Where it may seem that people who get up on stage and open themselves up to be judged may have all the confidence in the world – they don’t.
Carl White is a 50-year-old bodybuilder who is just beginning to feel like he can open himself up to the scrutiny of competition.
His arms are like pistons and bulge from under his T-shirt. You can tell he is fit. This comes from a tremendous amount of hard work, discipline and dedication.
(Inset photo: Brendan Budd, Yvonne Champion and Carl White at the gym. Pirjo Raits/News Staff)
White is beginning his training for the provincials taking place in July. His regimen is a tough one. Each day he concentrates on a part of his body that needs work. It could be his calves, his arms or his chest. He spends 12 to 16 hours per week and more as he gets closer to competition.
“An average person spends one hour four times a week in the gym. For us, we have to ramp it up,” said White.
That’s pumping a lot of iron but it is because White has something he wants to prove to himself and to his father.
As a toddler, White was taught weight training by his father.
When his dad died in 2015 from a rare form of lung cancer, he witnessed his father shrink and endure the pain of his illness. During that time White started building himself up to enter his very first body building competition.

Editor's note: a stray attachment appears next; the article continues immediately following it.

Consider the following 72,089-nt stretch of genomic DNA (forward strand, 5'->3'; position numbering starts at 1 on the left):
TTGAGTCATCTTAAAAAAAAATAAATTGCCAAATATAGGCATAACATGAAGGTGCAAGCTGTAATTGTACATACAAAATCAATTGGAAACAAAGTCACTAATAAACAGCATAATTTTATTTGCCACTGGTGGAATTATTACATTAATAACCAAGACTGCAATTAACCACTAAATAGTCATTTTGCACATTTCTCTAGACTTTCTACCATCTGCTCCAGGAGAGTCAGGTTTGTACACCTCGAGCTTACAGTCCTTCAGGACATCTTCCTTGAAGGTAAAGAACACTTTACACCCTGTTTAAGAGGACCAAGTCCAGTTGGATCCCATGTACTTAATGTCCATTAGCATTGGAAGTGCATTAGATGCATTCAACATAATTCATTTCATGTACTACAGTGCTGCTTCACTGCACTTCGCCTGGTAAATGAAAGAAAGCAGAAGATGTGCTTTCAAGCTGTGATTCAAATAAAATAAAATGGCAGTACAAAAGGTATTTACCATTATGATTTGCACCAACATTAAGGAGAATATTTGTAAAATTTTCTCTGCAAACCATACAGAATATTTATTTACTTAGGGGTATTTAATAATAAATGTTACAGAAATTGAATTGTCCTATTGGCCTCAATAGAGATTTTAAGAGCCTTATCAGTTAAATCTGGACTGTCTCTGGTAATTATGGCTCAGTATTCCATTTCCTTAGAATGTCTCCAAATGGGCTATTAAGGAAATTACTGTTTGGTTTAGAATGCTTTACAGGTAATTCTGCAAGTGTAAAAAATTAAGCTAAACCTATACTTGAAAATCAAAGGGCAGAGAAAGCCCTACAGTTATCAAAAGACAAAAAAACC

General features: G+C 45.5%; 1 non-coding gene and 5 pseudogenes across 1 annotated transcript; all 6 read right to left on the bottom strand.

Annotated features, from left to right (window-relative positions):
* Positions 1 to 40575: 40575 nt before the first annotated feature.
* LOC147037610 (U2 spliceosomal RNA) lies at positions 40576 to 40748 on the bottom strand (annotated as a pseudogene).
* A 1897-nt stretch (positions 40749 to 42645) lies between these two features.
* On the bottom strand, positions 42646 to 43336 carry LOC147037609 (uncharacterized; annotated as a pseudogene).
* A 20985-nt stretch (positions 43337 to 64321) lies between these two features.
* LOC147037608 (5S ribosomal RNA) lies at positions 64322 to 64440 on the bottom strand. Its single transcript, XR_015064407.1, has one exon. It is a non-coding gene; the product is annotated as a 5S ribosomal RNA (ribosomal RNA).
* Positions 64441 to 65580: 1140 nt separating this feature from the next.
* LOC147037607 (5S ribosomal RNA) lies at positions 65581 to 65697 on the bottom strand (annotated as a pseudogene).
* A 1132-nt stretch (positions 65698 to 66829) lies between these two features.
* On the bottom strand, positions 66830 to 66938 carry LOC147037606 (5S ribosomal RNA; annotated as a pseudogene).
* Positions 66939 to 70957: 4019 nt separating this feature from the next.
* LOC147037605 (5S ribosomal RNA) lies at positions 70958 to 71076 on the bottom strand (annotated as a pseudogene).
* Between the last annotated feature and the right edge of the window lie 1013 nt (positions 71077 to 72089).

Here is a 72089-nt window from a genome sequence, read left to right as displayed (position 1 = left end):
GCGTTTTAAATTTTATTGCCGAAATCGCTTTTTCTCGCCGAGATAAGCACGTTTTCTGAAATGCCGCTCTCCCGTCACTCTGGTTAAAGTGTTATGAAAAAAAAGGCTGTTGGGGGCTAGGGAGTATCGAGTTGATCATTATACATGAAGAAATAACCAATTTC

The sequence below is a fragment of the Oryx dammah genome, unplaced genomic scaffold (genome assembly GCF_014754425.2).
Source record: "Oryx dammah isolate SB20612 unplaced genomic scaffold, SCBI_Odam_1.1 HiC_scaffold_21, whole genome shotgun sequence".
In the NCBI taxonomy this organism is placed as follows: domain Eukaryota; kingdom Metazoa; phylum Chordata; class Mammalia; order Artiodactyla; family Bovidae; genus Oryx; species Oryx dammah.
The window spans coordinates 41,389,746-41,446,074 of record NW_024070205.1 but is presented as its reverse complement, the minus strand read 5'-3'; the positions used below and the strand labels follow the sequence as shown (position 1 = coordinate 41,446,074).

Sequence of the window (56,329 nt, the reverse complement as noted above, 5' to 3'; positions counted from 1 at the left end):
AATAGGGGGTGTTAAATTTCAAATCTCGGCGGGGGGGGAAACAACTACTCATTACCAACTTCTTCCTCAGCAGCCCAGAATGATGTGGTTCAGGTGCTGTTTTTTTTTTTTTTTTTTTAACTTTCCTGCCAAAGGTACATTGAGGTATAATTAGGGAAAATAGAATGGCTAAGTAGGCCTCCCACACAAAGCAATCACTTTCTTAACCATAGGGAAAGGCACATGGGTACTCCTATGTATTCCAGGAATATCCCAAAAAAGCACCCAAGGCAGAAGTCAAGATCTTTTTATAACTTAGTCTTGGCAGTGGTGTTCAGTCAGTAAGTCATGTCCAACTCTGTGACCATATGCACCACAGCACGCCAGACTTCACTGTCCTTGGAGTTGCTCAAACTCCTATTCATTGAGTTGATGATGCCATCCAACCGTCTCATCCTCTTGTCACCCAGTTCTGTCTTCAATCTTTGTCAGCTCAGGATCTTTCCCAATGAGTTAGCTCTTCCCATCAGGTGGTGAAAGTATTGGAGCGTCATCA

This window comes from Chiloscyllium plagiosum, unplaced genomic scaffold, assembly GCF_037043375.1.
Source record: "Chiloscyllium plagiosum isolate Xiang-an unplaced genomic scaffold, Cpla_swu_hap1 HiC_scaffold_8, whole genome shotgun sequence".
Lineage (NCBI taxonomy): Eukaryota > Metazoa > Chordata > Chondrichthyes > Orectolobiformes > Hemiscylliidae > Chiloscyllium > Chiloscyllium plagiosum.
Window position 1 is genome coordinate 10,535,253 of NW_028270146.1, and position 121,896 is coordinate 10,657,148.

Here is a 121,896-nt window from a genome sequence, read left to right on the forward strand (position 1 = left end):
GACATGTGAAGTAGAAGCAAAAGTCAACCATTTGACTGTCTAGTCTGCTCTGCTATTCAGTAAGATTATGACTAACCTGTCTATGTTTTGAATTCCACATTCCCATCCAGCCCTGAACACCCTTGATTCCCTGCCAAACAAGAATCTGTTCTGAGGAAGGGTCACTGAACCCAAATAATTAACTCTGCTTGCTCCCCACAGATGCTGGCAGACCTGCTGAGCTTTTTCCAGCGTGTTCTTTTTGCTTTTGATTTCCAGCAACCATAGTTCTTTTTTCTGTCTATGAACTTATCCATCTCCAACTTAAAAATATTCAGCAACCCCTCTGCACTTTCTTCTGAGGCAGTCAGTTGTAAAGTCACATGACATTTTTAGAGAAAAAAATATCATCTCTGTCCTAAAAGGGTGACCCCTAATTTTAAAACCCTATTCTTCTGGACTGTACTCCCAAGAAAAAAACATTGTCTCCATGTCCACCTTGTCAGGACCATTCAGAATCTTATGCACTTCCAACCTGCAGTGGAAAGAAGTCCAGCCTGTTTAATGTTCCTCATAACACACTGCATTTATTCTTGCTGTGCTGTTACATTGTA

It was as though he was proving to his father that he could do it and get up on stage, something he had avoided all the years he trained.
White is no stranger to discipline. He spent the last 40 years training in Tae Kwon Do, judo, jiu-jitsu, Muay Thai kickboxing, yoga, weight training and surfing. He also trained others in those disciplines.
White placed second in his first Victoria Cup competition in August 2015 in his category, Grand Master.
His hope was for his dad to be able to attend as he was his biggest fan and was very proud of White.
“I trained very hard, unfortunately he never made it. It made me even more determined to do the show on behalf of him and myself,” said White.
In his corner, he has his old friend Chris Parker who is there to help psychologically.
“Without him I would have collapsed in the show, you need someone there to put you back on track,” he said. “It is naked judgment, the ultimate exposure.”
Now he is striving for the provincial competition in July.
Helping White as well are sponsors Brandon Budd and Yvonne Champion. They own Reflex Supplements and are also bodybuilders aiming to go professional.
White considers them extended family. They’re particularly helpful when it’s time to begin to take on a strict diet for the 18-week lead-up to a competition. It’s necessary to gain that chiseled, lean look.
It means no sugars, alcohol or “anything good,” they jest. It can be difficult both physically and mentally.
Supplements, of course, are also a key part of the regimen. That’s where Budd and Champion come in. Both are educated and certified in nutrition and training. Protein powder is key, with the amino acids and multi-vitamins that help the body heal, build muscle and regulate stress.
“We’re all striving to be the best version of ourselves,” said White.